On set, it was a case of life imitating art imitating life when real snappers infiltrated the shoot. ‘It was confusing for Marisa and myself when one paparazzi infiltrated our actor paparazzi,’ remembers Taylor-Johnson. ‘I called “cut” and told him to leave set, and he said: “I’ve got every right to get that picture like they do,” and I said: “They’re actors. There is no picture. This isn’t Amy.” That’s when it gets meta and confusing.’

Regent’s Canal, Camden
Photograph: Shutterstock

Regent’s Canal, Camden

‘I used to walk along the canals quite a lot, so it was good to have them as part of it,’ says the director. Sure enough, the canal in Camden, once an Amy Winehouse rat run, features prominently in the first half of the film. Filming on the narrow towpath came with some obvious perils. ‘We did have quite a few crew almost fall in on one day,’ remembers Taylor-Johnson. ‘Also, bolshy people who don’t care when you’re filming and just push their way through, so we’d have to cut. We had one guy who kept doing it, so that was quite entertaining.’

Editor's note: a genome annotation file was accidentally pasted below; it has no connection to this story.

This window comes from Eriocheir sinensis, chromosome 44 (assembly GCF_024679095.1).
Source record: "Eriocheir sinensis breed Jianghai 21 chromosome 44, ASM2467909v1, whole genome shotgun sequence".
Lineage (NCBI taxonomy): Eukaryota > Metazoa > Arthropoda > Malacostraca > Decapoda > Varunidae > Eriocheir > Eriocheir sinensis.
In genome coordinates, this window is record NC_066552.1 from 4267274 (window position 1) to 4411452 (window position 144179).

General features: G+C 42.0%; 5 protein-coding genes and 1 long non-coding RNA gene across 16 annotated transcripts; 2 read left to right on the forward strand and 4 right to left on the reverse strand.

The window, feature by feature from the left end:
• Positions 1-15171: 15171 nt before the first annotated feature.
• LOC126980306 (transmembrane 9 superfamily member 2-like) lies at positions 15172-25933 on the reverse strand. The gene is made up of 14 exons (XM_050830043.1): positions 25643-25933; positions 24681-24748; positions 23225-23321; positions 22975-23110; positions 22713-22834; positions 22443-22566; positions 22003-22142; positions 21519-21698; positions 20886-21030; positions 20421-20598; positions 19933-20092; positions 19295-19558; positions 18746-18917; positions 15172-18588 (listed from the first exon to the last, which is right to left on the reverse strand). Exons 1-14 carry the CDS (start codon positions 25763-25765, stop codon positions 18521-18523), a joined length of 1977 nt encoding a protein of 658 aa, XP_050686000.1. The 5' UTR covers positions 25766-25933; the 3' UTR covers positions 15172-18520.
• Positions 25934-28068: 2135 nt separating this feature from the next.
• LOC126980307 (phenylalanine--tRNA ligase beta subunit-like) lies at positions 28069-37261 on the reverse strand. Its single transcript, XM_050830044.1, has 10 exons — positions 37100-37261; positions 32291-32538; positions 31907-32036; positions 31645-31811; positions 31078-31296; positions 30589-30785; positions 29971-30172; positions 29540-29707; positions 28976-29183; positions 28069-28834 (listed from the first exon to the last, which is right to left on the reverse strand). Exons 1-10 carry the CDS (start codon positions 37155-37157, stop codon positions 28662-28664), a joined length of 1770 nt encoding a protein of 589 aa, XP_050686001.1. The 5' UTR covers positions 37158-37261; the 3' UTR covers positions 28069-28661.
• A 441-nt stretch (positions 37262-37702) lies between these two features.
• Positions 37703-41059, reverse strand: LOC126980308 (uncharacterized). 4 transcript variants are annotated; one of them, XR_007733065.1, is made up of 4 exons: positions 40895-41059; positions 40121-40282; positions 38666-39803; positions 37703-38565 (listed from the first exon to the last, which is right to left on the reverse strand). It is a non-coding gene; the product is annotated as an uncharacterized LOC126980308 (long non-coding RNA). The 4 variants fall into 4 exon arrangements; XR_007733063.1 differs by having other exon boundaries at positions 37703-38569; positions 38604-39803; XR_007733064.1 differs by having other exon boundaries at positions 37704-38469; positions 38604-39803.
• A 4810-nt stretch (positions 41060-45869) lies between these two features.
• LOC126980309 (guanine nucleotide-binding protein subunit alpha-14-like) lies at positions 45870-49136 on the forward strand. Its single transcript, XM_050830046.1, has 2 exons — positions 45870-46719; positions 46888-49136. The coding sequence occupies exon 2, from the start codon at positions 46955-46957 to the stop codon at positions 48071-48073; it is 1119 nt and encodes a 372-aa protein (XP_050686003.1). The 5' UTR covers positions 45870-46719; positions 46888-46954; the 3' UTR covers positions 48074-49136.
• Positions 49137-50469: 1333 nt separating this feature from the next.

The Good Mixer
Photograph: Laura Gallant/Time Out

The Good Mixer, Camden

The film’s standout scene takes place in one of Amy’s favourite pubs, The Good Mixer. It’s a recreation of her first encounter with a cocky but charming Blake Fielder-Civil (Jack O’Connell) over pints and pool. The immediately smitten Amy props up the bar on one side of the pub when Blake strides in, fresh from making a mint at the bookie, before decamping to the other half to flirt with him as he plays pool.

The pub’s unusual geography worked perfectly for the scene, explains Taylor-Johnson. ‘It was a gift that the two rooms are divided by the bar,’ she says. ‘You could have her on one side watching him on the other, and then they come together in the back bar where we see them falling in love with that long one-take.’ Like the nearby Dublin Castle, another key location, the pub hasn’t changed much since the mid-noughties. ‘They have the same floor, bar, everything. The only thing we had to change was the jukebox.’